port of harlem magazine
nubia k essentials
Critical Race Theory and The Apostles of Forgetfulness
Nov 18 – Dec 1, 2021

nathan richardson

If this photograph strikes you as remarkable, it is because it represents a more complete context of American Civil War history. The image captured at Manassas National Battlefield Park, shows me, Nathan Richardson, engaged in a first-person portrayal of the abolitionist Frederick Douglass.  I, as Douglass, am talking with students about his role during the American Civil War and the emancipation of the enslaved Africans. Please take note that the monument of Confederate General Stonewall Jackson is still standing.

This is actually a picture of what Critical Race Theory is intended to look like, a narrative that tells a more complete story of American history. In the words of Frederick Douglass; “If America is false to her past and false to her present, she will solemnly be false to her future.”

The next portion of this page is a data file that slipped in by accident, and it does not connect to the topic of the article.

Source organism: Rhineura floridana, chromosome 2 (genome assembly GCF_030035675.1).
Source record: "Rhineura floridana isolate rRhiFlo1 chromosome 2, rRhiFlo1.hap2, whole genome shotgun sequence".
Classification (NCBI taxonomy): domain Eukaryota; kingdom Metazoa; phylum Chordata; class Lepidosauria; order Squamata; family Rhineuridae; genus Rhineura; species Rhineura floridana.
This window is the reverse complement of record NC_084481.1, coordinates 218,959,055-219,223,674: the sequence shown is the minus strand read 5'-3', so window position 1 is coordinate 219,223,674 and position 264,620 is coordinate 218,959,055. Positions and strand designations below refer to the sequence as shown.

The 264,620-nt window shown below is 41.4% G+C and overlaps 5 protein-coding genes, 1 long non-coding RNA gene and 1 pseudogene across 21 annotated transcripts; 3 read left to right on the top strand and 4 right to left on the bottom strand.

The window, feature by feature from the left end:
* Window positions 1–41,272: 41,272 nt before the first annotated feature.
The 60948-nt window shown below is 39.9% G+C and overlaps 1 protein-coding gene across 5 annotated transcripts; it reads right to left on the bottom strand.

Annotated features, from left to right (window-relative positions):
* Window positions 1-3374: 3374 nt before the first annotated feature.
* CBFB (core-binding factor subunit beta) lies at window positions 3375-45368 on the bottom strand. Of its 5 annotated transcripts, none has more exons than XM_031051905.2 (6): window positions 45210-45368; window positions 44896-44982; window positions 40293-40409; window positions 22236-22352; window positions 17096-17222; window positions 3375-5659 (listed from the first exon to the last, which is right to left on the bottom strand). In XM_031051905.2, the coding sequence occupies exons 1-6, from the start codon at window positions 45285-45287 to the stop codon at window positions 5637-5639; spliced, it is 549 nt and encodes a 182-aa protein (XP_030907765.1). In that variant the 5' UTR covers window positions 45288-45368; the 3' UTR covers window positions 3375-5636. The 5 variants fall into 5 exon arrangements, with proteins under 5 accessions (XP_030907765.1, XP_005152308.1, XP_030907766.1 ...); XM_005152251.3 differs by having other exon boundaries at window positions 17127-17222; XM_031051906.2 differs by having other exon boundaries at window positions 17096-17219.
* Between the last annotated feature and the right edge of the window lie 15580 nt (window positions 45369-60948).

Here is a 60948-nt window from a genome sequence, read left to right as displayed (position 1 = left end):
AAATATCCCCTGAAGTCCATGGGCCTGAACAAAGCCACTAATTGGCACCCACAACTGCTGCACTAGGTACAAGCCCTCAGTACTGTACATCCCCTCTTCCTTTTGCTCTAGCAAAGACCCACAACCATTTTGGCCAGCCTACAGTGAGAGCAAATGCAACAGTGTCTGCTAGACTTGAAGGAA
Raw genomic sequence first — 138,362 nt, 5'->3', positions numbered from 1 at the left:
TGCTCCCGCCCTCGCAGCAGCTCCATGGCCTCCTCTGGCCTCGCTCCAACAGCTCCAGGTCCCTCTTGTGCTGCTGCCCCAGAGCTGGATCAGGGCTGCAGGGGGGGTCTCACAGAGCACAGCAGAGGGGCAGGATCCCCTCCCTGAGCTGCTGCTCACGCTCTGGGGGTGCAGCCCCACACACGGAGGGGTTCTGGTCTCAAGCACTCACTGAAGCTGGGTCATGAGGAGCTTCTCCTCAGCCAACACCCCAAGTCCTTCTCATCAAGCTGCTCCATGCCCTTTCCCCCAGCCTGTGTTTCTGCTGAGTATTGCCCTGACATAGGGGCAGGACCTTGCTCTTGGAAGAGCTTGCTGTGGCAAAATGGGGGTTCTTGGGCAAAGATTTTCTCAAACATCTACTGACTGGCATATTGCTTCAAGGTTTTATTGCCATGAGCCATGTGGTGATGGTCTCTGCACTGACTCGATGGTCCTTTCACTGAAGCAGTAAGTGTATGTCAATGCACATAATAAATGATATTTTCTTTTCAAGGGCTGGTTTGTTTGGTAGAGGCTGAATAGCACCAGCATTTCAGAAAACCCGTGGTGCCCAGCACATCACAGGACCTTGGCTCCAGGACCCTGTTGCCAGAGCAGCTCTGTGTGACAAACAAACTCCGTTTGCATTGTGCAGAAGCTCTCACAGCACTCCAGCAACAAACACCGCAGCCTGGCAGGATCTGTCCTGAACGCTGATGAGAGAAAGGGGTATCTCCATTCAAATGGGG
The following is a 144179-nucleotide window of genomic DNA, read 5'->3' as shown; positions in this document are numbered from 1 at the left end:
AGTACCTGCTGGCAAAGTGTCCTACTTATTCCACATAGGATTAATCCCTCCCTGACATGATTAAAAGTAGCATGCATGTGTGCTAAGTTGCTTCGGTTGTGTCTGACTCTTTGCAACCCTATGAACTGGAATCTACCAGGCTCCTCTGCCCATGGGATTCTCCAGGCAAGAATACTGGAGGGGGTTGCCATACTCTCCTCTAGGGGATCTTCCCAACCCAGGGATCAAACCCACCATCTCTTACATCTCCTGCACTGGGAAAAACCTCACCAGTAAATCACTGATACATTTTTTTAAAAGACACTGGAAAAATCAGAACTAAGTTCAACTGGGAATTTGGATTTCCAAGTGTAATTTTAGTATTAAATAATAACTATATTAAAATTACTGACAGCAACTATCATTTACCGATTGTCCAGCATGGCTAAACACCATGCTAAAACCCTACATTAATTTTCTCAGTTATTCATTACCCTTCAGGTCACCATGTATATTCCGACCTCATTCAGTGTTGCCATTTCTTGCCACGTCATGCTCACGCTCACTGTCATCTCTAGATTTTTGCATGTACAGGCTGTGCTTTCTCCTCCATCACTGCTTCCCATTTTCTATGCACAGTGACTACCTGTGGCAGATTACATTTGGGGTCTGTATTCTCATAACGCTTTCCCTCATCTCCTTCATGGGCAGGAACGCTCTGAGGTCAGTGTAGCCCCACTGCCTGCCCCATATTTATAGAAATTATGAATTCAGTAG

Douglass was critical of the Lost Cause narrative because it totally dismissed the suffering of whole millions of men and women in bondage as well as the contributions they made to America in spite of their suffering. Douglass called those who white wash American history “The Apostles of Forgetfulness.”

The students pictured here are learning about the American Civil War in a fuller context. There is no value in excluding either of the historic figures in the image that help these children come to a complete understanding about how this great country was established. When we as adults serve our children a history that has not been properly preserved, we are in fact spoiling their future.  America is an interracial marriage that can’t be annulled and we are the offspring of a shotgun wedding. But we do have a choice in how to deal with our estrangement.

We can be like Cain and Abel, one brother who murdered his sibling over favor with God, or we can be like Jacob and Esau, twins who almost came to war over the favor of their parents Isaac and Rebekah. Jacob and Esau chose peace and reconciliation over war upon their revelation that family bond is more important than birthright.

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